Other conditions, such as diabetes, must also be taken into account. “Diabetic dogs are excellent candidates for cataracts surgery, but their diabetes and any cataract-associated inflammation must be well-controlled before surgery,” states EyeVet.com.

Fortunately, the success rate of cataract surgery is high, with 85 to 95 percent of patients regaining most of their sight. Once a cataract has been removed and a replacement lens inserted into the eye, the cataract will not grow back.

Post-Op

After a dog comes home, she’ll have to wear an Elizabethan collar to prevent scratching or rubbing her eyes. Pet parents will need to discourage intensive activity such as playing, barking and running, and encourage a quiet, calm atmosphere for the first couple weeks.

Pet parents will also need to strictly follow the veterinarian’s instructions when it comes to medications (antibiotics and anti-inflammatory) and drops. The vet will need to re-examine the dog several times within the first few weeks and then eventually annually.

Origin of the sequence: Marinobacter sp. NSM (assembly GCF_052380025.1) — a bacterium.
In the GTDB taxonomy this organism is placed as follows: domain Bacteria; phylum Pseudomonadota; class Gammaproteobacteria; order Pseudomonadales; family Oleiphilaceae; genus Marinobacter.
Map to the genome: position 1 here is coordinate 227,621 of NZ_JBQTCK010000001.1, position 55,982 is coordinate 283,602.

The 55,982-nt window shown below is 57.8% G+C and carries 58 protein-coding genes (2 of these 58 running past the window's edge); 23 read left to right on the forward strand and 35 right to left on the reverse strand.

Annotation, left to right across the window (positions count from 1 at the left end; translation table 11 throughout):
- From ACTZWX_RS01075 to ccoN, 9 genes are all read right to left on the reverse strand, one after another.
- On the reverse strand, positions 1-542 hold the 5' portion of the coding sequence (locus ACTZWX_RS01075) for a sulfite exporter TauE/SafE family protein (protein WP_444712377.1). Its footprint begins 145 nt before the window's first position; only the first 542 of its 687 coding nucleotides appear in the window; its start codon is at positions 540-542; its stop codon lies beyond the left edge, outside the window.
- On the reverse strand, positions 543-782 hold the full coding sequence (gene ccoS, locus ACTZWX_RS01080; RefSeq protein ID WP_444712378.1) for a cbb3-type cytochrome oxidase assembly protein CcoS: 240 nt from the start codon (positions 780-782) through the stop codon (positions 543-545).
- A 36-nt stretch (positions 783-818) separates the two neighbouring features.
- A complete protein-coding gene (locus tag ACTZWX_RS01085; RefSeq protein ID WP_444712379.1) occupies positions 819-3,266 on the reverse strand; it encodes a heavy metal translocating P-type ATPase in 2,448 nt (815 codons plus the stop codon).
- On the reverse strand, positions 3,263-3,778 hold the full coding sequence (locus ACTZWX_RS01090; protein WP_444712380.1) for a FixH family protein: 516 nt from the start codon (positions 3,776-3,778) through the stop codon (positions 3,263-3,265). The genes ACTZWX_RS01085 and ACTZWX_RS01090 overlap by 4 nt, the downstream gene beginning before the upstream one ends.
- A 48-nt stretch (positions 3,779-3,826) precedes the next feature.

Complying with the doctor’s instructions will greatly improve a dog’s chances for a successful recovery.

HOW TO articles are intended for informational purposes only. You should always consult with your veterinarian about any health issues affecting your dog.

PHOTOS: VeterinaryVision.com, AnimalEyeCare.net, Notsostilllife.blogspot.com

Did your dog have cataracts surgery? Let us know how it went in the comment section below!

Elisa Jordan

Contributor Elisa Jordan is a writer, Marilyn Monroe expert, pet welfare advocate, lit scholar, BJJ student, future cat lady--the usual.